Jocketty and LaRussa
In an article that was co-published in a St. Louis newspaper this morning, Larry Stone gives words to the rumor that Buster Olney has been repeating on sports radio in recent days, suggesting that the Cardinals GM/Manager tandem of Walt Jocketty and Tony LaRussa could end up in Seattle this winter, replacing Bill Bavasi and John McLaren. As with all of Stone’s articles, it’s worth reading, even though the only connection to the story right now is Olney’s public assertions and some long running rumors about the future of the Cardinals franchise.
For those who haven’t heard, here’s the basic deal in St. Louis.
Walt Jocketty got his start in baseball under the Sandy Alderson regime with the Athletics, coming out of the same tree that would later produce Billy Beane, Paul DePodesta, J.P. Ricciardi, and the popularity of the Moneyball theories, but Jocketty is, at heart, a scout. He was hired to run the Cardinals in 1995, and a year later, brought in Tony LaRussa, whom he knew well from his days in Oakland, and the two have held their current positions ever since, achieving significant success.
Several years ago, Cardinals chairman Bill DeWitt initiated some organizational changes with the franchise, including bringing in Jeff Luhnow, a guy with a strong business approach but no real baseball experience, to institute some of the new wave of analysis into the Cardinals organization. They overhauled their scouting department, shifted towards an extreme emphasis on drafting college players, and Luhnow created an “advisory board” of well known statistical analysts, including fantasy guru Ron Shandler and uber-stathead Mitchel Lichtman (inventer of the UZR defensive system, which we’ve quoted here frequently), though that board is mostly now defunct. Luhnow has steadily been given more power over the past few years, and he’s often seen as a trusted advisor to Cardinals ownership.
This has, naturally, created the perception of a divide in the orgnaization. Jocketty, LaRussa, and Duncan are all old school, despite their ties to the A’s organization, and they’ve garnered significant success through traditional evaluative methods. They are among the most respected men in the game. Luhnow’s group is far more aggressive in adding new evaluative techniques to the organization and approaches the game from a very different direction than the Jocketty guys.
It’s been rumored for years that Jocketty is unhappy with the fracturing in the organizational structure, and that Bill DeWitt has been grooming Luhnow to take the GM job when it becomes available. However, Jocketty has denied these claims and is under contract through the 2008 season. He wouldn’t be the first to deny the existance of a problem that actually exists, but it’s not quite as simple as stating that he’s leaving the first chance he can get.
With LaRussa’s contract expiring, however, and the close ties between GM and manager, it has fueled plenty of speculation that the two will make themselves something of a package deal this winter, and if LaRussa leaves St. Louis, Jocketty will attempt to follow him out the door. Popular reports have tied the two to division rival Cincinatti, where a major investor in the Reds is a former part-owner of the Cardinals, and has ties to both Jocketty and LaRussa.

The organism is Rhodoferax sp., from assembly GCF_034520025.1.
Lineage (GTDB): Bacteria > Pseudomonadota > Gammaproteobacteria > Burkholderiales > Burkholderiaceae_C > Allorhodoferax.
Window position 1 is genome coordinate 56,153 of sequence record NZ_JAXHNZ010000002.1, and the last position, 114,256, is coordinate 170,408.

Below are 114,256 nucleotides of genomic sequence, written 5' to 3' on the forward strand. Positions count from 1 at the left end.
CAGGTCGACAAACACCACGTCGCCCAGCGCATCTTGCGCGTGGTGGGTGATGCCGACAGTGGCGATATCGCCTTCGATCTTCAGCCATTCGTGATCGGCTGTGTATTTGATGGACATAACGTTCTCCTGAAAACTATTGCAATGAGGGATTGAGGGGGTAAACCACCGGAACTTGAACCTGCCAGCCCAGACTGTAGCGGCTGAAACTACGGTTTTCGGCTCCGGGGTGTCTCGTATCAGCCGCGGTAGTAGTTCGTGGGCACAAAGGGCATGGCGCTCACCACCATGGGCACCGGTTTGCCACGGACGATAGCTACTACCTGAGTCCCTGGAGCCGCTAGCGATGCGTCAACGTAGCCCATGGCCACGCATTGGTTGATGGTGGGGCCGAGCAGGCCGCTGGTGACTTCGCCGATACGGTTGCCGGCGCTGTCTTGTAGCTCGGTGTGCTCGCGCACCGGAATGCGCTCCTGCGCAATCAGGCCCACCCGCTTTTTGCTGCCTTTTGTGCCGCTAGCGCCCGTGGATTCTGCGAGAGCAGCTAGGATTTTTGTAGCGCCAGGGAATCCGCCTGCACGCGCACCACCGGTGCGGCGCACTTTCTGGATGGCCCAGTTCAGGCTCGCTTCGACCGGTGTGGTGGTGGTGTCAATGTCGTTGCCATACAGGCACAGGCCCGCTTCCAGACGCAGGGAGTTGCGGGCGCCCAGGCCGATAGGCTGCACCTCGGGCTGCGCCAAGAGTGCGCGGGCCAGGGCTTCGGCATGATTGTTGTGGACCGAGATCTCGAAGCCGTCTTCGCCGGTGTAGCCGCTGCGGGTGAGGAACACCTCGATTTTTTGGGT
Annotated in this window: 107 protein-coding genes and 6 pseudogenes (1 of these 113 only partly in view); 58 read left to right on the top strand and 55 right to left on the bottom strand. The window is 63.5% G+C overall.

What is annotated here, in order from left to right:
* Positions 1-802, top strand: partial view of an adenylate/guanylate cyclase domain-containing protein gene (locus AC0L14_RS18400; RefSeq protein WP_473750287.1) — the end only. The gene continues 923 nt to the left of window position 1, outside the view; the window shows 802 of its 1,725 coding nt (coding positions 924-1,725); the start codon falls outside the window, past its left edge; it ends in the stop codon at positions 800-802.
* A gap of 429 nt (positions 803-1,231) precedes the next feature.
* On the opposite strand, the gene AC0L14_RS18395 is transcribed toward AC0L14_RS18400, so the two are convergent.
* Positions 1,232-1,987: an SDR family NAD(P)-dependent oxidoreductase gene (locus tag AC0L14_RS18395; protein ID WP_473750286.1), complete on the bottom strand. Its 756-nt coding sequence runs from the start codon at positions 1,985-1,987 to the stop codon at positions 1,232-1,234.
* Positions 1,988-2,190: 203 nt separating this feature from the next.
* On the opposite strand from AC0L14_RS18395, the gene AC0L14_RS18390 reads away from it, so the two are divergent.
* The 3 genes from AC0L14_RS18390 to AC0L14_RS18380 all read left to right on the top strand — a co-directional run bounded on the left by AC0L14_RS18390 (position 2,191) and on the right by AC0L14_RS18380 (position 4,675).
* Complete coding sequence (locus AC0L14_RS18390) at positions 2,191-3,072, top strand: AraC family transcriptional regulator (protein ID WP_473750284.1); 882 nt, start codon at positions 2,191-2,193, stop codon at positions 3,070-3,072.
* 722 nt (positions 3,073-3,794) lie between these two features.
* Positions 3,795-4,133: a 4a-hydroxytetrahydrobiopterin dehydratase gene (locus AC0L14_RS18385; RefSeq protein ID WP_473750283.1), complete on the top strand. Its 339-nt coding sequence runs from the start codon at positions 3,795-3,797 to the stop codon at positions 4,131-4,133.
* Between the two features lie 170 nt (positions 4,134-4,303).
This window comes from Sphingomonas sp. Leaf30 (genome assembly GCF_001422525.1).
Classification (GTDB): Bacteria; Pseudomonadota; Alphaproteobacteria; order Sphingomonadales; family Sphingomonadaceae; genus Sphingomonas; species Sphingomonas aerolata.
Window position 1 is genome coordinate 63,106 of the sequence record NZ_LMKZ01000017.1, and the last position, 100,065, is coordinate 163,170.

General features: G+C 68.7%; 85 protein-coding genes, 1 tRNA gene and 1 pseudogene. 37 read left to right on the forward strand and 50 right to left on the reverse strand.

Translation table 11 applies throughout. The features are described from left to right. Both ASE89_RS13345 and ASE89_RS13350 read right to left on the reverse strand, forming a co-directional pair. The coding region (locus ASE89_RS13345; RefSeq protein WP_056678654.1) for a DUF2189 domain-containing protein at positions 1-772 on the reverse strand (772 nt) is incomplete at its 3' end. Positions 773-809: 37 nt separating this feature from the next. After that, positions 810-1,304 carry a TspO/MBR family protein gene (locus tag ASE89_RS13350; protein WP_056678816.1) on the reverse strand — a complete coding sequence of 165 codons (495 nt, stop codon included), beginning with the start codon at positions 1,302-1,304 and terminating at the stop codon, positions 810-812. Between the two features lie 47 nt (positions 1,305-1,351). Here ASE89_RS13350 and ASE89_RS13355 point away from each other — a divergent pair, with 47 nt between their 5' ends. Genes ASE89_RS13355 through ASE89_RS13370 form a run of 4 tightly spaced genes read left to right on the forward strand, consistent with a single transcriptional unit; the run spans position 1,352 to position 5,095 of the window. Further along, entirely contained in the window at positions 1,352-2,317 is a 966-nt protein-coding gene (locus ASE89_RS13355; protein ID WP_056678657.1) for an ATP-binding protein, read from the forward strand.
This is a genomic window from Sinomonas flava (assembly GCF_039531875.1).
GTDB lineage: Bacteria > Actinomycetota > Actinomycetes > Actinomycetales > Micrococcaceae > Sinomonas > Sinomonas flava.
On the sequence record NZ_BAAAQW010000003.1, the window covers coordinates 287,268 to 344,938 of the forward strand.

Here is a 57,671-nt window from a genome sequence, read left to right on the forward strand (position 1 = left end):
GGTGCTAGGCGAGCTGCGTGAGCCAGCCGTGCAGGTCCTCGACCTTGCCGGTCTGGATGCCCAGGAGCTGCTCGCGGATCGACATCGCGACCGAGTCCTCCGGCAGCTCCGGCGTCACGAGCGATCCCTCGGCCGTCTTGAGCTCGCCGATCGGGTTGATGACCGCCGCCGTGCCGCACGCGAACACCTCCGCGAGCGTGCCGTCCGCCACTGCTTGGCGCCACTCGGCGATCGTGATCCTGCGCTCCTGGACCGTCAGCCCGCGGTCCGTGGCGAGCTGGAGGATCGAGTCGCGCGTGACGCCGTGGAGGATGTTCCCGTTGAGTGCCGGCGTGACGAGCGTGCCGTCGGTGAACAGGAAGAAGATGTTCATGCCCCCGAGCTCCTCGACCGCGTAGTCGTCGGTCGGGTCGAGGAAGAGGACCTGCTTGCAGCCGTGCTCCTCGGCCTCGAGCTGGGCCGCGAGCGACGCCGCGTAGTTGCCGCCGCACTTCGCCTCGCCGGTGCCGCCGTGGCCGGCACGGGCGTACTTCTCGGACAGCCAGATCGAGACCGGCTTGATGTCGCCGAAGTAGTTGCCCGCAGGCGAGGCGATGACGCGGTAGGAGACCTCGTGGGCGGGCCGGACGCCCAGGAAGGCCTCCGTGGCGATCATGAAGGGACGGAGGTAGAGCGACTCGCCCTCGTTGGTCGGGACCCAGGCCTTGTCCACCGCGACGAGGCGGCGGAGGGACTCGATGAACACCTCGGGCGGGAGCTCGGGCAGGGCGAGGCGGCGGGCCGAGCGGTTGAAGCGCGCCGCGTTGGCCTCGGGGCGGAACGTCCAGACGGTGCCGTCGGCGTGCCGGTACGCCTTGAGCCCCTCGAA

Among the backchatter in baseball, it’s about a 50-50 split on whether Jocketty will actually attempt to get out of his contract and leave at the end of the year, though most expect LaRussa to leave either way. And, yes, the Mariners are still considered an attractive option for a lot of people, despite the struggles of the franchise the last four years. If the Mariners made their GM and manager positions available, it’s nearly a given that the big name executives would be fighting for a chance to interview for the position.
So, yes, there might – and I stress might – be something to Olney’s assertion. It’s not out of the realm of possibility that the Jocketty/LaRussa tandem are in Seattle next year. However, that’s a long way from saying it will happen, or that it’s even likely to happen. As of right now, the Mariners aren’t giving any indications that Bavasi or McLaren are going to lose their jobs at years end, and a month ago it was a given that the front office had done enough to earn themselves another chance in 2008. I wouldn’t go registering LaRussa for the local chapter of PETA just yet.
There’s also the issue, of course, of whether this a move the organization should be looking to make. There’s no doubt that Jocketty and LaRussa have long track records of success, and they undeniably come with credibility and respect within the game. However, they are also undeniably traditional evaluators who would bring many of the same evaluative techniques to the organization that are presently held. They are cut from the same cloth as Woody Woodward, Pat Gillick, and Bill Bavasi, though its pretty easy to argue that they’re more adept at getting results from that approach.
If you were hoping for an organizational overhaul, however, with the franchise finally adjusting some of the philosophes that have been holding them back for years, Jocketty and LaRussa would not represent that kind of sea change. The culture shift that many of us see as imperative for the long term success of the organization would not occur in a change of power from Bavasi to Jocketty. That doesn’t mean it shouldn’t be considered, but it should certainly be a factor in the decision making.
It’s an interesting story, but remember, it’s based mostly on speculation, and at this point, it’s more smoke than fire.